Extreme Sport, Identity, and Well-Being: A Case Study and Narrative Approach to Elite Skyrunning

in Case Studies in Sport and Exercise Psychology
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Although extreme-sport athletes’ experiences have been explored in sport psychology, more research is needed to understand the nuanced identity meanings for these athletes in the context of health and well-being. A case-study approach grounded in narrative inquiry was used to explore identity meanings of 1 elite extreme-sport athlete (i.e., skyrunner Kilian Jornet) in relation to well-being. Data gleaned from 4 documentary films and 10 autobiographical book chapters describing the Summits of My Life project were subjected to a thematic narrative analysis. Two intersecting narratives—discovery and relational—threaded the summits project and were used by Jornet to construct an “ecocentric” identity intertwined with nature in fluid ways, depending on 3 relationships related to well-being: the death of climbing partner Stéphane Brosse, team members’ shared values, and her relationship with partner Emelie Forsberg. An expansion of identity, health, and well-being research on extreme-sport athletes beyond simplistic portrayals of them as pathological risk takers and/or motivated by personality traits was gained from these findings.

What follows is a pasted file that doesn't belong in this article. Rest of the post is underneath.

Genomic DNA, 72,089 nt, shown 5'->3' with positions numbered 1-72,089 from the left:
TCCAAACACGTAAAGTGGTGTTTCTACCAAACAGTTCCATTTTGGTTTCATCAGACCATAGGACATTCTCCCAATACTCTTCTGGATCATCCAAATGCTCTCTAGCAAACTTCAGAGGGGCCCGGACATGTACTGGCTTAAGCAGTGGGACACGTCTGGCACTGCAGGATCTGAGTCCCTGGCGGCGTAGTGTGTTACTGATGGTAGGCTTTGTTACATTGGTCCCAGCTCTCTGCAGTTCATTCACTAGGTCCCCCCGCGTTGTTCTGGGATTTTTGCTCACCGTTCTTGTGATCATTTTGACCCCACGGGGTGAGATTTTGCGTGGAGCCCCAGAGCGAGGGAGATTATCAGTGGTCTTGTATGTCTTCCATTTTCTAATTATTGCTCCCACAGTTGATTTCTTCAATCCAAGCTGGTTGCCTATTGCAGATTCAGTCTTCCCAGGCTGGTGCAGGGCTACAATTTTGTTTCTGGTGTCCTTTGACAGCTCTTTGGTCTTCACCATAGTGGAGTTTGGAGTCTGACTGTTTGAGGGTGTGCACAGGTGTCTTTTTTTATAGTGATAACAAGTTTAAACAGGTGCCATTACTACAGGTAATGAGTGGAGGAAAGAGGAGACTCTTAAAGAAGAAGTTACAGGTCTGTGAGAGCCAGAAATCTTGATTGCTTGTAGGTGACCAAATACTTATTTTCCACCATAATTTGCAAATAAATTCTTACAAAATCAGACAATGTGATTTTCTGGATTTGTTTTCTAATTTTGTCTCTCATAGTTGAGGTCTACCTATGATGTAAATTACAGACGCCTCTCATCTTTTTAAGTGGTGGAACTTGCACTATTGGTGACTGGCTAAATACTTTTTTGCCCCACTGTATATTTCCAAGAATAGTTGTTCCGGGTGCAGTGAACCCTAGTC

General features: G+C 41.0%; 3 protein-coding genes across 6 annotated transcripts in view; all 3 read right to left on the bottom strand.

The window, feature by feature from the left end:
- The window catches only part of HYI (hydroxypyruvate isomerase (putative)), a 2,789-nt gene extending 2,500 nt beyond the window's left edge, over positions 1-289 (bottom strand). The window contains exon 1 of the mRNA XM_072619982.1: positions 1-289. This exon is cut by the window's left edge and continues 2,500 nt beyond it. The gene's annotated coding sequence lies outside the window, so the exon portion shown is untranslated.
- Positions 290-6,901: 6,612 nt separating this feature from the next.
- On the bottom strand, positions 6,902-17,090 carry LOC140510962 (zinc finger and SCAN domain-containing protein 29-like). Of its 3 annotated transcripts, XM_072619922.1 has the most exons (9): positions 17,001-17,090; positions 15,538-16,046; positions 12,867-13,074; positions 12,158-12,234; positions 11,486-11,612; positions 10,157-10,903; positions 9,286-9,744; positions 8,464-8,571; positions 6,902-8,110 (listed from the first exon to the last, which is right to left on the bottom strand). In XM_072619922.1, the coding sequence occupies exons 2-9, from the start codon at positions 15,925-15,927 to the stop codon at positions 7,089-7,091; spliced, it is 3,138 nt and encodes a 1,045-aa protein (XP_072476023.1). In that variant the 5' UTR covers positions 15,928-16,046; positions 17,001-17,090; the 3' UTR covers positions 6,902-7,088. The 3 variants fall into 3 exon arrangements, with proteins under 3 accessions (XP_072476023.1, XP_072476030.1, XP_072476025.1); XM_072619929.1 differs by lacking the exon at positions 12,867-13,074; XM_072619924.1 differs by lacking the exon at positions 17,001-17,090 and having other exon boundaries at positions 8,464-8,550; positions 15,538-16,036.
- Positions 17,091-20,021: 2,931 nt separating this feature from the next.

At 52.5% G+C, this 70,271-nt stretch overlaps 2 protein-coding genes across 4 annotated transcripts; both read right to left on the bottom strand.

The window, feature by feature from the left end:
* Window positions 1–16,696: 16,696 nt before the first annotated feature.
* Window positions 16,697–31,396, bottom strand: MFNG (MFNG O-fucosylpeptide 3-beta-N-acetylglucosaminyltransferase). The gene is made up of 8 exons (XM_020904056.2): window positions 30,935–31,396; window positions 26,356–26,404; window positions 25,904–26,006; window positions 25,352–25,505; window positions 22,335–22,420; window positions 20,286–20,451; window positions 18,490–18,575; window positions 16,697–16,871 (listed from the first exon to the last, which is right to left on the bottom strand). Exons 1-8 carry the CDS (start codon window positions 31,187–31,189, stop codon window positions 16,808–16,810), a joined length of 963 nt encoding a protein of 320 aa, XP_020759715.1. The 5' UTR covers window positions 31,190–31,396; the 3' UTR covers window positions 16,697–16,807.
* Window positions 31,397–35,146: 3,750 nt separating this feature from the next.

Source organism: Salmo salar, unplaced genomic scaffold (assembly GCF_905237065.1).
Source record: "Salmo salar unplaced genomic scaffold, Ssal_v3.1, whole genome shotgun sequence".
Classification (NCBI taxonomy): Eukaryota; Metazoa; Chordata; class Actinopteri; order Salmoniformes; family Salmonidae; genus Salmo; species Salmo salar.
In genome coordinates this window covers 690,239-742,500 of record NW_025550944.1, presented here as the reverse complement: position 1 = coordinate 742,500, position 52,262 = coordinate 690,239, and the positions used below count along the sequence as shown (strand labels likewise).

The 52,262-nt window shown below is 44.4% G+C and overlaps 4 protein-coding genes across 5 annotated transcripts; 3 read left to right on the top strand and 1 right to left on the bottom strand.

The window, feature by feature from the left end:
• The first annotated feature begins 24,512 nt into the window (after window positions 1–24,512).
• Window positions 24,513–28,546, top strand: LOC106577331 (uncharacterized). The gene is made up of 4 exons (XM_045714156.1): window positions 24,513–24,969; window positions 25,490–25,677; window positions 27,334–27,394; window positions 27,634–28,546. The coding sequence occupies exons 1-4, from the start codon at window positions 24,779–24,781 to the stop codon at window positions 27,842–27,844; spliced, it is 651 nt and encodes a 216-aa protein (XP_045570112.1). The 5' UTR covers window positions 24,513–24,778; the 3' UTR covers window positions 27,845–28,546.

McGannon and Pomerleau-Fontaine are with the School of Human Kinetics, Laurentian University, Sudbury, ON, Canada. McMahon is with the Faculty of Education, University of Tasmania, Launceston, TAS, Australia.

McGannon (kmcgannon@laurentian.ca) is corresponding author.
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